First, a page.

By punishing Syria for its use of chemical weapons, President Donald Trump effectively broke with Barack Obama’s foreign policy toward the Middle East. In a bit of irony for a committed anti-interventionist, Trump enforced Obama’s red line in Syria against the use of chemical weapons, ending the U.S. prohibition on military strikes targeting the regime of Bashar al-Assad. This is not necessarily the start of a larger American war in Syria, but it could be the beginning of the end of the Syrian conflict.
For opponents of Assad who hope Washington will seek regime change in Damascus, news of the strikes on a Syrian airbase was welcome. The Trump administration may not escalate much further, but some expect it to push Russian President Vladimir Putin to break with Assad. U.S. Ambassador to the United Nations Nikki Haley and Secretary of State of Rex Tillerson have, in turn, called Moscow either complicit in Assad’s chemical attack, as at least one U.S. official has alleged, or incompetent in fulfilling the promise of preventing it. Either way, Tillerson is expected to use his visit to Moscow this week to demand Russia break with Assad.
But the promise of a break is wishful thinking. The chemical attack and the retaliatory U.S. strike may have embarrassed and angered Russia—even if it was given heads up, as reporting suggests—but they’ve given Putin no reason to turn on Assad.
Today, days after the strike, the balance of power in the war remains the same. Assad and his allies continue to gain new ground in Idlib province and consolidate their hold over the critical corridor stretching from Damascus to the Mediterranean coast. The airstrikes may slow his pace for a time, but he is still winning, and that means Putin will see no need to change his long-term strategy: His prestige and, indeed, very conception of Russia’s great-power status are tied to the outcome of Syria’s war. He took advantage of Obama’s reluctance to intervene against Assad to become the main power broker in Syria. In the process, Assad’s survival has become the measure of Putin’s influence.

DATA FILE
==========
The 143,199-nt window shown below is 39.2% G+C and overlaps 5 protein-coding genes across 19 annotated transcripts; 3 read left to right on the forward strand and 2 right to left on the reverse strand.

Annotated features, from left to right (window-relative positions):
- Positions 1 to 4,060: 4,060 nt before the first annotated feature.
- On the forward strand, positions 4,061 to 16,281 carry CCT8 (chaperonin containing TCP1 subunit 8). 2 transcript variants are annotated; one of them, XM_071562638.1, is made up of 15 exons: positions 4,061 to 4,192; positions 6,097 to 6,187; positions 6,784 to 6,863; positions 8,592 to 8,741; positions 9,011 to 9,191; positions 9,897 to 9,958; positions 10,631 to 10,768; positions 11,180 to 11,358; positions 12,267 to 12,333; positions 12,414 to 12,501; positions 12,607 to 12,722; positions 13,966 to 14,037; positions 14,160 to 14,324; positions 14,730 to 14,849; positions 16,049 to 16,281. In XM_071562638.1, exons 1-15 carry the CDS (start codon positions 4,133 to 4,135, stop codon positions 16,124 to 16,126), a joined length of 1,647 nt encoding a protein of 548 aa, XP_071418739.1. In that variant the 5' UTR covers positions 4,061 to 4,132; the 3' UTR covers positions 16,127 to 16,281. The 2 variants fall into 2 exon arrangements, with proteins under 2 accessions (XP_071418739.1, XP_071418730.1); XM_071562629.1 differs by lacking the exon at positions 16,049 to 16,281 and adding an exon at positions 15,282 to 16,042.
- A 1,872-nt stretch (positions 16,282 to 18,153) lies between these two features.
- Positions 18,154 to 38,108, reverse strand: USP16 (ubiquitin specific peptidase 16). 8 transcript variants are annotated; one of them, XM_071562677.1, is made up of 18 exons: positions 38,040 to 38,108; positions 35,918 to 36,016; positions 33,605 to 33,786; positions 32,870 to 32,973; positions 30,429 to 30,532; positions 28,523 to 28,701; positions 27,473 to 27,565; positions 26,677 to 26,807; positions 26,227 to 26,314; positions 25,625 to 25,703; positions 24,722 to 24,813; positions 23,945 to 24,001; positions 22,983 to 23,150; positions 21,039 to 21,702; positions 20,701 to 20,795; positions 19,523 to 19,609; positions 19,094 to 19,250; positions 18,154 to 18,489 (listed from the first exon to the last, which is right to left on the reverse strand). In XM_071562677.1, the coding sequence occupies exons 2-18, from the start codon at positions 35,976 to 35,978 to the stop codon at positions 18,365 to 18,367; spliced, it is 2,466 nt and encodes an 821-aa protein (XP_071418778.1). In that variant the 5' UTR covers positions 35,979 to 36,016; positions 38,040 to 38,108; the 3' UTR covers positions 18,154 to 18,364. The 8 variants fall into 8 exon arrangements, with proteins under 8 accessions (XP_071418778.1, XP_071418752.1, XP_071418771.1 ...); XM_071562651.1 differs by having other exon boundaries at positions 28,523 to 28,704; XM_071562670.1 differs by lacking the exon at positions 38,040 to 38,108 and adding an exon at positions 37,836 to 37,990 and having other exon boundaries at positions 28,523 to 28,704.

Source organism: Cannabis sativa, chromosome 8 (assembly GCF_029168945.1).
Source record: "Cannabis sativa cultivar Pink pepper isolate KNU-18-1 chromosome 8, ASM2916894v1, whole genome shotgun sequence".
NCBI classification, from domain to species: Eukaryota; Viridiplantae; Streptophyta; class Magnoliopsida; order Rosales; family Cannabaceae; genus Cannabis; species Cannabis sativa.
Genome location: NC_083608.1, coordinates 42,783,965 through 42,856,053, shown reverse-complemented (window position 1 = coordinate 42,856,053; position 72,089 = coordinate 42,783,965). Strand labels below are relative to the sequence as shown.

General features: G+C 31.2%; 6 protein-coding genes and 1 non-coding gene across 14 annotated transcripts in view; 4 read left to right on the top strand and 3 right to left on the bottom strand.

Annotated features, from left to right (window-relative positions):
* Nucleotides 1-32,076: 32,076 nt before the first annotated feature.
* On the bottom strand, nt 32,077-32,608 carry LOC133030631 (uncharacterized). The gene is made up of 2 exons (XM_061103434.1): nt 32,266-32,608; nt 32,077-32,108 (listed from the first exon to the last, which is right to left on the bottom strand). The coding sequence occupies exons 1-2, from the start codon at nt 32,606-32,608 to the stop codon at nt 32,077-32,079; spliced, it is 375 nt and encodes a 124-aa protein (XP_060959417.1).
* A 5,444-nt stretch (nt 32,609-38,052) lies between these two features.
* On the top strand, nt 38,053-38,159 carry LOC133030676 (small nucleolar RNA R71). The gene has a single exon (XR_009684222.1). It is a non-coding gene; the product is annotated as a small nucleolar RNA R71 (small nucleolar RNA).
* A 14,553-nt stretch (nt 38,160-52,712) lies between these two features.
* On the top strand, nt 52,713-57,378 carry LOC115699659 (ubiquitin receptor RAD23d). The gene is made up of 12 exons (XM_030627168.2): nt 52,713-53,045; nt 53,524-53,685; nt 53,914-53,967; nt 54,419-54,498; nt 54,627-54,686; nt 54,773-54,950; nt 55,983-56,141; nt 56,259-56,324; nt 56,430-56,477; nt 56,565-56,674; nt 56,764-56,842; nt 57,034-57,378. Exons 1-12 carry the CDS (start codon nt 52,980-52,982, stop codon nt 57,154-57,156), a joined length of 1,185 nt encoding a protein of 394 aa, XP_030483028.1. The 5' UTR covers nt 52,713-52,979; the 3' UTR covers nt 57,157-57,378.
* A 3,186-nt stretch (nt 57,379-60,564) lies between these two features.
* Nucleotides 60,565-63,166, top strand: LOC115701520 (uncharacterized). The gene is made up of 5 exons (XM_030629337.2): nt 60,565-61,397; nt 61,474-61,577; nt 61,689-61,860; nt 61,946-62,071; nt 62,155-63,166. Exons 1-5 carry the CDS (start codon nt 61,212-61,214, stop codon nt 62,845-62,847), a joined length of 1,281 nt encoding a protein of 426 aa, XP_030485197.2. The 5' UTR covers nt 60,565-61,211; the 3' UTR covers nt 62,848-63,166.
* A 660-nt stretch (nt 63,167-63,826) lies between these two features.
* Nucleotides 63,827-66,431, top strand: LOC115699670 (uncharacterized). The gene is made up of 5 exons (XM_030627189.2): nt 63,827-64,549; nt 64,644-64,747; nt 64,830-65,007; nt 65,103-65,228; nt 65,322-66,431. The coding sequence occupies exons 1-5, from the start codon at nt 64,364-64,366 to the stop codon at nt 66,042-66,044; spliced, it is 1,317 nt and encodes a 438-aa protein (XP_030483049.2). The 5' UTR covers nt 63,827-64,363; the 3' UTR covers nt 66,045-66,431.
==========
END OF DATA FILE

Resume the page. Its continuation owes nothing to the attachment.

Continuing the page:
Of course, Russia’s interests in Syria predate even the Soviet Union. The Russian Orthodox Church has close ties to its sister Syrian Orthodox Church; some of the czars crowns were said to have been made of Damascene steel. Strategic ties forged during the Soviet era persist to this day. Russia continues to enjoy access to the eastern Mediterranean using the Syrian naval base in Tartus.
Strengthening Putin’s ties to Assad is their shared concern with containing Islamic extremism in the Arab world and Afghanistan, lest it spread to Russia’s Muslim regions and periphery. Syria has become ground zero for Putin’s containment strategy, and Russians are quick to point to the large number of Chechen jihadis fighting there to make their case. Putin, however, sees the Assad regime as a bulwark against extremism, and has embraced a strategy for defeating extremism that starts with keeping Assad in power. Hence, Putin sees Assad’s opposition, and the Islamic State, as the immediate obstacles to his containment strategy. And, further: As long as the largely Sunni jihadis are waging war on Assad, the threat they pose to the Russian homeland is diminished.
This common cause against the Sunnis has allowed Iran and Russia to forge deep military and intelligence ties. Over the past five years, Iran has, in turn, created a formidable integrated force, consisting of Shia militias and fighters, from Lebanon’s Hezbollah, to volunteers from across the Arab world, to Pakistan and Afghanistan, all trained and under the command and control of Iran’s Revolutionary Guards. This is a regional strategic asset of material value to Putin. Defending Assad is about more than just the future of Syria: It is also about using this Shia force to serve Russia’s broader interests in the Middle East. It is for this reason that Turkey or the Arab states supporting the opposition have found it so difficult to wean Moscow off Tehran.